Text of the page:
By Chris Taylor
NEW YORK, August 9 (Reuters) - They may be Masters of the Universe now - but they weren’t then.
In fact, many of the nation’s foremost financial minds had distinctly humble beginnings. Berkshire Hathaway’s Warren Buffett, for instance, wasn’t always the famed Oracle of Omaha. Once he was a fresh-faced delivery boy, tossing newspapers into people’s front yards.
Reuters asked four Wall Street legends how their estimable careers started out. Junior investment bankers and equity analysts they were not. Instead, these Masters-in-the-Making were a ragtag collection of shoeblacks, stockboys and peanut slingers.
They say the lessons they carried away from those formative gigs were as important as any gleaned later on Wall Street. Here are their stories.
Name: Brian Rogers
Title: Chairman and chief investment officer, T. Rowe Price
First job: Retail stockboy
”This was back in 1971, and I worked at a little store called Suburban Quality Shop in Danvers, Massachusetts. This was before the days of Staples and Office Depot, and they sold stationery and office products and greeting cards. My job was to basically unpack products, price them with hand-applied labels and keep the shelves stocked.
”Probably the most exciting day of my life was when I got a raise from the minimum wage of $1.60 an hour to $1.75. It seemed like such a huge increase back then. It was way better than my best bonus at T. Rowe Price. I also remember getting my first paycheck, which was around $40 for the week: I may have saved a little of it, but I probably spent most of it at the pizza place next store.
“I don’t think the owners thought they had hired anyone special. They just thought I was reliable, someone who showed up and worked hard, and who probably wouldn’t steal from them.”
Name: Charles Bobrinskoy
Title: Vice-chairman and director of research, Ariel Investments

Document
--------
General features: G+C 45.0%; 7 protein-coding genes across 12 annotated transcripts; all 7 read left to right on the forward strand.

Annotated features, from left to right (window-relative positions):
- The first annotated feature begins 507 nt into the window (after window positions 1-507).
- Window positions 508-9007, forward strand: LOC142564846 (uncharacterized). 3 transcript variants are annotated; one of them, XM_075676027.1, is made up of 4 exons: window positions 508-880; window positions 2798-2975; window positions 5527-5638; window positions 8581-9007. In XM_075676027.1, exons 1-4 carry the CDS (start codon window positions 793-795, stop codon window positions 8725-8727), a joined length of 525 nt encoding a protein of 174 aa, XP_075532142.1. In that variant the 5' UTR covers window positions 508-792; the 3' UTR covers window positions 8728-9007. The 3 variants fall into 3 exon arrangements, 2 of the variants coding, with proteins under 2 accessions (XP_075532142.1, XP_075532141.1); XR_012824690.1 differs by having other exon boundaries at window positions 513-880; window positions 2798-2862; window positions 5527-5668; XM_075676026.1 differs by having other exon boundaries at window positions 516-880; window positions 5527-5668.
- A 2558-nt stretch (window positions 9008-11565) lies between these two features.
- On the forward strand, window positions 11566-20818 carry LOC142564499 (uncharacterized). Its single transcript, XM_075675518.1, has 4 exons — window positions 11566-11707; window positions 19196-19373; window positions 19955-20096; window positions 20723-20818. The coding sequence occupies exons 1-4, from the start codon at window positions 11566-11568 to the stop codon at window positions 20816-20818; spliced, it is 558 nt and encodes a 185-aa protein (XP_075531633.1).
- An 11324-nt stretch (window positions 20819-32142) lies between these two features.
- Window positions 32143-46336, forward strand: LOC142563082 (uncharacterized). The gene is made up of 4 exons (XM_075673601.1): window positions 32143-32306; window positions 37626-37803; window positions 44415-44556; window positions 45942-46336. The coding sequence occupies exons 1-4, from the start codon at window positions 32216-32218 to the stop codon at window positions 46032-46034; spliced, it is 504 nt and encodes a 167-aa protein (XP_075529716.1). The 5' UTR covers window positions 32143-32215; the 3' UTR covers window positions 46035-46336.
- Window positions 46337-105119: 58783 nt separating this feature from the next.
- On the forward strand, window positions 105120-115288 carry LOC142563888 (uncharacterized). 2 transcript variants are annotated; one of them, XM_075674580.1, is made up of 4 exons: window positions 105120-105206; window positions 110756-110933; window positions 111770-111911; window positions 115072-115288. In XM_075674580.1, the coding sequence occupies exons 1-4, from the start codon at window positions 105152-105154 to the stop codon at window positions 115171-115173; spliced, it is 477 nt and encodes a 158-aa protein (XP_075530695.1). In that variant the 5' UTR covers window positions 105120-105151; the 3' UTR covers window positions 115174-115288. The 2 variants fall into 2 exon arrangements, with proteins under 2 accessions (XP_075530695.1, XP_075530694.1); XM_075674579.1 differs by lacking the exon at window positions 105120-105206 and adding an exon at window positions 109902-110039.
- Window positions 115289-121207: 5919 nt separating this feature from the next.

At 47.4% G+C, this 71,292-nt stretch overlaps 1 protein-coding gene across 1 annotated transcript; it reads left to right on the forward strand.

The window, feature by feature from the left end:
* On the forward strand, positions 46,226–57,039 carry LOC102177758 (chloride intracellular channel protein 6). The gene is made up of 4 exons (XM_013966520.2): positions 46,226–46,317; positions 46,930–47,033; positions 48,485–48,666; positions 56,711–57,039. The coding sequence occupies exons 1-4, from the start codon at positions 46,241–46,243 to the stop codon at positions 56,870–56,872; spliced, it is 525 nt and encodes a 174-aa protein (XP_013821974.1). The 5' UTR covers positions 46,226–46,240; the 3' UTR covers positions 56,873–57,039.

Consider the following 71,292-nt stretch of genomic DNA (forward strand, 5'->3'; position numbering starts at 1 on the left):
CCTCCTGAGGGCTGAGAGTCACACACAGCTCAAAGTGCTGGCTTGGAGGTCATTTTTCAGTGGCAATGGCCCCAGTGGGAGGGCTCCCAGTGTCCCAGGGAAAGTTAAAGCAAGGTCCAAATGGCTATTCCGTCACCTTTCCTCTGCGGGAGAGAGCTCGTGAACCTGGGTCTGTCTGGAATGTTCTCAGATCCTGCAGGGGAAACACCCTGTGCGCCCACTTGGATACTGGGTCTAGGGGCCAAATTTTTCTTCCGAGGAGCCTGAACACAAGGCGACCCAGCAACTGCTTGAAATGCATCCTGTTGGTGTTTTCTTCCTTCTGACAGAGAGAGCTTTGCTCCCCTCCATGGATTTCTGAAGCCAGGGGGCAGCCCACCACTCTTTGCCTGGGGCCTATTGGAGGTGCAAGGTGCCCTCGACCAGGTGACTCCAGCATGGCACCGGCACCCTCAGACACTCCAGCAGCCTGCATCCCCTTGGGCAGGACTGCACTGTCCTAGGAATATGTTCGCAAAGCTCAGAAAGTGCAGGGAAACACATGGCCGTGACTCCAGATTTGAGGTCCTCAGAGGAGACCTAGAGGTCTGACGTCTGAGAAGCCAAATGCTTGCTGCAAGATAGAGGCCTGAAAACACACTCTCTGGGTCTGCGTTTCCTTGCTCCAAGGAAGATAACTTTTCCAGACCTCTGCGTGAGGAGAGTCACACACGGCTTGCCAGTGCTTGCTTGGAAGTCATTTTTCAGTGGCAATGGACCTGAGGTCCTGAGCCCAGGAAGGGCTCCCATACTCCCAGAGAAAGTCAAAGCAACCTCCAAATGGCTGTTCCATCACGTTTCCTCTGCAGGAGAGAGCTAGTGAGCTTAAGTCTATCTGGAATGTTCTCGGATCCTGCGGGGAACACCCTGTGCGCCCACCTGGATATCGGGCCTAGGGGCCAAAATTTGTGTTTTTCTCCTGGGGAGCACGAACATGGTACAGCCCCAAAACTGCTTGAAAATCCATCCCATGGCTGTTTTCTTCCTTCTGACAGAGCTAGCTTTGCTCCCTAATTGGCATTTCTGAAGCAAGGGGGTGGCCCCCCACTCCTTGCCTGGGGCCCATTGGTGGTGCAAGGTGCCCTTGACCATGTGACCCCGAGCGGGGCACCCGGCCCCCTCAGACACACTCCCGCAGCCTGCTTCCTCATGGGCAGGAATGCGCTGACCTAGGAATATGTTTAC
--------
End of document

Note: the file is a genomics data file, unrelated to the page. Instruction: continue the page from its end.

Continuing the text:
First job: Coca-Cola vendor at Chicago Cubs and White Sox baseball games
”I was 16 when I started, and when you first got into the union, you sold cups of Coke. You spilled sticky soda over yourself all day long, so by the end of the game you were a sugary, sweaty mess. It was really unpleasant.
”After that you graduated to peanuts, then to hot dogs, and then when you turned 21, to beer. That’s when you could really make the big bucks, maybe $200 on a good Friday night. At Wrigley Field people liked Old Style, and at Comiskey Park they liked Falstaff. Nobody ever wanted Schlitz.
“Ariel’s chairman, John Rogers, was a vendor at the same time, and he was spectacular. He was incredibly competitive and a great athlete, always running the stairs to get to the best locations. At the time, we had been given some stock as Christmas presents: He owned some General Motors, I owned a few shares of the auto-parts supplier BorgWarner. We used to sit in the stands together as we waited for the fans to come in, talking about the stock market.”
Name: Karen Finerman
Title: Co-founder and president, Metropolitan Capital Advisors; author, “Finerman’s Rules”
First job: Gofer at Creative Artists Agency
”I worked for $5 an hour, which seemed like so much money at the time. I did everything from filing scripts, to cataloging art for Michael Ovitz, to working as an assistant for Richard Lovett, who had just been made an agent and now runs the whole show there. But basically my job involved a whole lot of nothing.
”I did learn a lot about client management, though, and handling all those huge egos. I remember once I heard an agent talking on the phone to her client, saying, ‘I know when you got on location, they gave you a Jeep. Now, where is that Jeep?’ With some of these stars, you had to talk to them like a kindergarten teacher.
“I realized that summer that Hollywood was not going to be a long-term fit, and that I really wanted to come to Wall Street.”
Name: Jim Cahill
Title: President, Drexel Hamilton
First job: Shoeshine boy
”I grew up on 30th Street between 9th and 10th Avenue, in Manhattan, and I used to shine shoes in the garment district. I would make 10 cents a shine, and had my own shine box and my own polish. I was around 12 or 13, and used to hear my clients talk about things like sales and fur coats.
”I also sold newspapers: I would buy 50 or 100 editions in Penn Station of the Daily News or the New York Mirror. I would get them for 2 cents each, walk along the bars and restaurants of 8th Avenue, and sell them for 5 cents each. Sometimes a guy coming out of a bar would give me a dollar, and I thought I was rich.
“I also used to drag a red wagon along the Manhattan piers. I would pick up all the bottles the dockworkers would leave behind, and bring them back to the store for the 2-cent deposit. Later, I would go on to work on Wall Street for Salomon Brothers, and Lehman Brothers, and Keefe, Bruyette & Woods. But it all started because I was an inner-city kid who didn’t want to have to ask his mom for money.”